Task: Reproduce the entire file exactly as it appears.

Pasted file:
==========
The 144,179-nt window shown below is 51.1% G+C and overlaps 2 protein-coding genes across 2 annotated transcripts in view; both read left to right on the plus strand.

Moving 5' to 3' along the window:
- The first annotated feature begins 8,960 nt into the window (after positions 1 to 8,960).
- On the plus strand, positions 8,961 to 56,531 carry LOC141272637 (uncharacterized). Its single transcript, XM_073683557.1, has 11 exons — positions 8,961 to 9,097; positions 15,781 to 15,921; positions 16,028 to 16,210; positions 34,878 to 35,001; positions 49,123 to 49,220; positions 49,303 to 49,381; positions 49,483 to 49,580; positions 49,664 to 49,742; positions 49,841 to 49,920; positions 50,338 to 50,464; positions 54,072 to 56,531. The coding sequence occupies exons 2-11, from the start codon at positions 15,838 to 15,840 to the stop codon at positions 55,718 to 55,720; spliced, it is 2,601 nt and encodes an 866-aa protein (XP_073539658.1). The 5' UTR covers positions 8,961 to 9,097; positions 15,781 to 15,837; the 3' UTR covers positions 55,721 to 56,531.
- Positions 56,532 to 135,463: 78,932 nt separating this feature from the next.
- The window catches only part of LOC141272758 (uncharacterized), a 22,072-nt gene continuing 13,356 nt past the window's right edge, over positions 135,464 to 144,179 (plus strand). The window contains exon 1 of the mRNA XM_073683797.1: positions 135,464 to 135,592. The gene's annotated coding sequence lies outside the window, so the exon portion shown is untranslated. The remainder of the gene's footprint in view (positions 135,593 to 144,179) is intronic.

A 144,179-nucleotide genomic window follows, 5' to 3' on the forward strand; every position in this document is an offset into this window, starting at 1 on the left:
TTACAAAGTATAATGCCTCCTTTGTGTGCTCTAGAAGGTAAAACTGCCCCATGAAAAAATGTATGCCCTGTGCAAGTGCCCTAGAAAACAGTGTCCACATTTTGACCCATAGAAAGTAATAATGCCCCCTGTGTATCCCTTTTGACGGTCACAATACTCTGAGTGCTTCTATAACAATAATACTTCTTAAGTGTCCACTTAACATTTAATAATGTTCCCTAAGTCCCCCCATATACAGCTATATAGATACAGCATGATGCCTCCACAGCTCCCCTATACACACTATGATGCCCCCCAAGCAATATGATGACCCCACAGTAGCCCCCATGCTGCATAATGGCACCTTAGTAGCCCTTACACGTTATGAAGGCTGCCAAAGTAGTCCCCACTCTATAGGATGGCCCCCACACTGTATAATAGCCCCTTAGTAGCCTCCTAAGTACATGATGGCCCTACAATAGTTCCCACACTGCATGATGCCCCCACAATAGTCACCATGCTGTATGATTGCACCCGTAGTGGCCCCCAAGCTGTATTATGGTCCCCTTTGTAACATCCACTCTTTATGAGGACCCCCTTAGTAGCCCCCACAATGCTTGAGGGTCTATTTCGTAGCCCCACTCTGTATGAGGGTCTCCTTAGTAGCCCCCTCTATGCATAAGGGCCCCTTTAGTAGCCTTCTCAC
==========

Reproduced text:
The 144,179-nt window shown below is 51.1% G+C and overlaps 2 protein-coding genes across 2 annotated transcripts in view; both read left to right on the plus strand.

Moving 5' to 3' along the window:
- The first annotated feature begins 8,960 nt into the window (after positions 1 to 8,960).
- On the plus strand, positions 8,961 to 56,531 carry LOC141272637 (uncharacterized). Its single transcript, XM_073683557.1, has 11 exons — positions 8,961 to 9,097; positions 15,781 to 15,921; positions 16,028 to 16,210; positions 34,878 to 35,001; positions 49,123 to 49,220; positions 49,303 to 49,381; positions 49,483 to 49,580; positions 49,664 to 49,742; positions 49,841 to 49,920; positions 50,338 to 50,464; positions 54,072 to 56,531. The coding sequence occupies exons 2-11, from the start codon at positions 15,838 to 15,840 to the stop codon at positions 55,718 to 55,720; spliced, it is 2,601 nt and encodes an 866-aa protein (XP_073539658.1). The 5' UTR covers positions 8,961 to 9,097; positions 15,781 to 15,837; the 3' UTR covers positions 55,721 to 56,531.
- Positions 56,532 to 135,463: 78,932 nt separating this feature from the next.
- The window catches only part of LOC141272758 (uncharacterized), a 22,072-nt gene continuing 13,356 nt past the window's right edge, over positions 135,464 to 144,179 (plus strand). The window contains exon 1 of the mRNA XM_073683797.1: positions 135,464 to 135,592. The gene's annotated coding sequence lies outside the window, so the exon portion shown is untranslated. The remainder of the gene's footprint in view (positions 135,593 to 144,179) is intronic.

A 144,179-nucleotide genomic window follows, 5' to 3' on the forward strand; every position in this document is an offset into this window, starting at 1 on the left:
TTACAAAGTATAATGCCTCCTTTGTGTGCTCTAGAAGGTAAAACTGCCCCATGAAAAAATGTATGCCCTGTGCAAGTGCCCTAGAAAACAGTGTCCACATTTTGACCCATAGAAAGTAATAATGCCCCCTGTGTATCCCTTTTGACGGTCACAATACTCTGAGTGCTTCTATAACAATAATACTTCTTAAGTGTCCACTTAACATTTAATAATGTTCCCTAAGTCCCCCCATATACAGCTATATAGATACAGCATGATGCCTCCACAGCTCCCCTATACACACTATGATGCCCCCCAAGCAATATGATGACCCCACAGTAGCCCCCATGCTGCATAATGGCACCTTAGTAGCCCTTACACGTTATGAAGGCTGCCAAAGTAGTCCCCACTCTATAGGATGGCCCCCACACTGTATAATAGCCCCTTAGTAGCCTCCTAAGTACATGATGGCCCTACAATAGTTCCCACACTGCATGATGCCCCCACAATAGTCACCATGCTGTATGATTGCACCCGTAGTGGCCCCCAAGCTGTATTATGGTCCCCTTTGTAACATCCACTCTTTATGAGGACCCCCTTAGTAGCCCCCACAATGCTTGAGGGTCTATTTCGTAGCCCCACTCTGTATGAGGGTCTCCTTAGTAGCCCCCTCTATGCATAAGGGCCCCTTTAGTAGCCTTCTCAC